I should just learn to trust Charlie Kaufman. I used to. I used to let him take me blindly into the oddest corners of his imagination. Then “Synecdoche, New York” happened, a film that I believe to be the definitive example of cinematic masturbation. As I was trapped in that theater I thought ‘never again,’ never again would I give a filmmaker my heart.
So yes, I came into ANOMILISA with a bit of a chip on my shoulder. Stop motion animation? It seemed like a joke out of Being John Malkovich.
And for the first 40 minutes or so, it seemed like I was right. I could find no reason why it was stop motion, it felt like a gimmick. I also had the nagging suspicion that almost every voice in the movie was being done by the same actor? I mean, I know the film was partially paid for through Crowdfunding, but come on, what kind of cost saving measure is this. I can think of hundreds of actors who would work for free to be in a Charlie Kaufman film.
But then it all made sense, and in one glorious turn, Kaufman proved he knows what the hell he is doing. ANOMILISA finds Michael Stone on a business trip to Cincinnati – he has been brought out to speak about Customer Service, he is regarded as a bit of a rock star in his field. But like most Charlie Kaufman leads, Stone is horribly dissatisfied with his life. The world around him is mundane and uninspiring and even worse, everyone seems to so look and sound the same. Even his wife. He tries to reconnect with an old flame, but that backfires. Then he hears a voice in the hall, a magical voice, a voice that doesn’t sound like everyone else. This is Lisa, and for one night he recaptures his lust for life through this woman.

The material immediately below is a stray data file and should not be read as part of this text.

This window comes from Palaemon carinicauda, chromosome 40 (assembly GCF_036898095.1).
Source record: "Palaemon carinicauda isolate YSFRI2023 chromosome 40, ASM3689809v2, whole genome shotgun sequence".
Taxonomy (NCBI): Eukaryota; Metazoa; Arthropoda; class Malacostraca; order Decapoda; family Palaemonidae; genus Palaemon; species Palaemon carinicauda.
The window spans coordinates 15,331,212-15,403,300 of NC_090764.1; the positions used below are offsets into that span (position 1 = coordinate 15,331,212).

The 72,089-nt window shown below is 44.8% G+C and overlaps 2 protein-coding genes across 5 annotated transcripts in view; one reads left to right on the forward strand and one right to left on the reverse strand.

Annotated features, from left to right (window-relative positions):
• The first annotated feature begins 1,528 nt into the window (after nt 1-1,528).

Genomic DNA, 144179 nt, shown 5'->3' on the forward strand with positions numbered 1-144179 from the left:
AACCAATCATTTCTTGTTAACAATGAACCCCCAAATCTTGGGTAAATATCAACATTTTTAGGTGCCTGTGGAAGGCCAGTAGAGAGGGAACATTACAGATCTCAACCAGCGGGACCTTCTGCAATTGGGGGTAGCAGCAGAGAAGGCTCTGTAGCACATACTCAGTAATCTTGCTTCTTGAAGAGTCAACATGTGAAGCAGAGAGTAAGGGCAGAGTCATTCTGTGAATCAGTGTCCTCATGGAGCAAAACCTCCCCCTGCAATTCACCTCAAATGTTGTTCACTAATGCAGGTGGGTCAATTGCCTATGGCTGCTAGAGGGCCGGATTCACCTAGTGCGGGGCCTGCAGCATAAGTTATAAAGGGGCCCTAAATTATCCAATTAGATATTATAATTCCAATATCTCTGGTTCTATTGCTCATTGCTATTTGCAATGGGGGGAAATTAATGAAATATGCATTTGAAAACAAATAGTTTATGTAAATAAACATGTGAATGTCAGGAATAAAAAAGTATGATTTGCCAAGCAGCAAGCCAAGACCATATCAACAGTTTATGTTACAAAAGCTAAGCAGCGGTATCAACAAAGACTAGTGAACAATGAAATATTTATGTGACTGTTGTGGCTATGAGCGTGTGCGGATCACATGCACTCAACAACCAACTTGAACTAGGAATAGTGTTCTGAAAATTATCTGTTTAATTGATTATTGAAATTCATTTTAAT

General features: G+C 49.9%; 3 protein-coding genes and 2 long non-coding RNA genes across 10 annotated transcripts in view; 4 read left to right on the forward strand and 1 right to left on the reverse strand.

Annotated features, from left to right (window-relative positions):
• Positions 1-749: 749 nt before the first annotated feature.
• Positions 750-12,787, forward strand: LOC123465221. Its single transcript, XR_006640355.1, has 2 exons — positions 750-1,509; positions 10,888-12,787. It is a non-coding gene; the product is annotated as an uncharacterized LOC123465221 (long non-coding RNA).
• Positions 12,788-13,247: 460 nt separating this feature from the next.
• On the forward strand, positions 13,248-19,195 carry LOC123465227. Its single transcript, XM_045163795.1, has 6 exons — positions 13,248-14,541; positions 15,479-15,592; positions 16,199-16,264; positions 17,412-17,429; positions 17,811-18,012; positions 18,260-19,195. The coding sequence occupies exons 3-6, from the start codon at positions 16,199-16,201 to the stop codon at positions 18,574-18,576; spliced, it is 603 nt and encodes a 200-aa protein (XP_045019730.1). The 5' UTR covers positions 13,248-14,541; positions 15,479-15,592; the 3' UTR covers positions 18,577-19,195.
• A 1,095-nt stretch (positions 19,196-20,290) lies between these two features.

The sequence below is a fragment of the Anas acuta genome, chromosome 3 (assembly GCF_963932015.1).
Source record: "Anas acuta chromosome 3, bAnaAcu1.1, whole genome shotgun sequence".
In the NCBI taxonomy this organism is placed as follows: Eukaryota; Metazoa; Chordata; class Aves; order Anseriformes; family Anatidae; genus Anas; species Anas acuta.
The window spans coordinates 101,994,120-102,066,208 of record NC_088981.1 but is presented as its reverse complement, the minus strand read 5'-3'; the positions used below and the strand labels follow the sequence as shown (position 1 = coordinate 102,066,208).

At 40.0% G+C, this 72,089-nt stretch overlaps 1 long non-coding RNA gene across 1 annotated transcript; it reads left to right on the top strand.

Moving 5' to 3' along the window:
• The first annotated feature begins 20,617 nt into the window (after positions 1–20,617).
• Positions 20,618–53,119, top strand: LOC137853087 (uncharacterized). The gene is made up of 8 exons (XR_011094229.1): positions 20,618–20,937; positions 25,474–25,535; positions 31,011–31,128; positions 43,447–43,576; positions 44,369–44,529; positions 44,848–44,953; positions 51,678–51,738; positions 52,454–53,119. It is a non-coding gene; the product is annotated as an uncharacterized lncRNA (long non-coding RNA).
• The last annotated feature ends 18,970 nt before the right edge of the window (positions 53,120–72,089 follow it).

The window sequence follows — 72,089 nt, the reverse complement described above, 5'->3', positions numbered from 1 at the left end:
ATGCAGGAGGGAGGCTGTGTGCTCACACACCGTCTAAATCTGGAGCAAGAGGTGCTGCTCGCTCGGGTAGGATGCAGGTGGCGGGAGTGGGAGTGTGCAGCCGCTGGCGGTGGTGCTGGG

Of course you had all other roles being played by the same actor, and of course it had to be animated to do that.
As the film progresses, and gets weirder in that way that only Charlie Kaufman can (Stone dreams there is a conspiracy of these same voiced and faced people who say he can pick anyone, just not Lisa) the creative choice that at first felt gimmicky feels completely necessary. The story behind the foundation of the film sheds even more light. It was a voice play meant for three voices and the audience just imagined the world where everyone sounds like Tom Noonan to themselves (Kaufman brought the same voice actors back for the film). And although there are lots of things added by the visual element, the film is at its core about the sound of the human voice.
ANOMILISA has moments of perfect beauty and then finishes in that same sort of disappointed malaise that so much of life does, and so Kaufman’s film really touches the soul. By taking us somewhere completely foreign and unimaginable, he teaches us about our own lives and circumstances. It’s good to have him back.